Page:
Regarding costs, Gajic and colleagues (2012) found in a cross-sectional survey of a general community population that while the prepaid cash incentive generated the highest response rates and no incentive generated the lowest, a lottery with few prizes was the most cost-effective incentive for obtaining completed interviews. The question is about which incentive is most efficient in subsequent waves: while the most efficient incentive with respect to response rates, prepaid cash, is also the most expensive alternative, the survey budget exerts constraints on what researchers can do in terms of survey designs (Olson et al. 2021). In mature panels, cost efficiency of expensive incentives may be lower since respondents who participate in several waves are more likely to be driven by other factors than incentives themselves (Pforr et al. 2015; Sacchi et al. 2018). For example, Pekari (2017) found that already after the first wave with an unconditional cash incentive, adding a cost-efficient lottery of iPads was just as effective as an expensive conditional cash-prize at reducing attrition for wave 2 and 3. Factors that are likely to become increasingly important for participation include a higher interest in the survey and a higher intrinsic motivation. For such motivated respondents using (inexpensive) conditional incentives in the following waves may be a sufficient motivator to continue to respond. While lotteries may work in later waves for respondents who did not need extra treatment (such as reminders) during the first waves, for more difficult respondents, it may be worth using more expensive incentives (Becker et al. 2019).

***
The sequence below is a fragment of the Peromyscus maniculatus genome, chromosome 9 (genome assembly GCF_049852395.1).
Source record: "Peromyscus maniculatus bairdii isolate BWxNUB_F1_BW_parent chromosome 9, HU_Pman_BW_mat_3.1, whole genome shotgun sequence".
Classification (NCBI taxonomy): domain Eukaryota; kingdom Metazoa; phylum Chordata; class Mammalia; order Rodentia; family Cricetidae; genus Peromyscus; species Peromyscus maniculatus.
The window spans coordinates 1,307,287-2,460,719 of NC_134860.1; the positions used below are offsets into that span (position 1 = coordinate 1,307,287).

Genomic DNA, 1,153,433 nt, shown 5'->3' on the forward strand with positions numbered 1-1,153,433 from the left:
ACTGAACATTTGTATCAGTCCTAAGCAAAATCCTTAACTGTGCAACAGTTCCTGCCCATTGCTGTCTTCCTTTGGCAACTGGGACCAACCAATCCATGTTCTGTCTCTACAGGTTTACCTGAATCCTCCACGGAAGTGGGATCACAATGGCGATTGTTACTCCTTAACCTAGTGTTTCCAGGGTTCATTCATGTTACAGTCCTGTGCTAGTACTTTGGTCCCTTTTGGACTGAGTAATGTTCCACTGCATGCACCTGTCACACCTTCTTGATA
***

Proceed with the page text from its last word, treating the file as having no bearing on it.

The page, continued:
Data and experimental design

The Swiss Election Study “Selects” investigates the determinants of turnout and vote choice in national parliamentary elections. We use a self-administered online Panel Survey (see Selects 2022) that was part of Selects 2019. The Panel Survey investigates the dynamics of opinion formation and vote intention during the election year and annually between two successive national elections. Six waves have been conducted so far, three in 2019 (one before the 2019 election campaign, one during the election campaign and one after the federal elections), and three subsequent yearly waves in 2020, 2021 and 2022.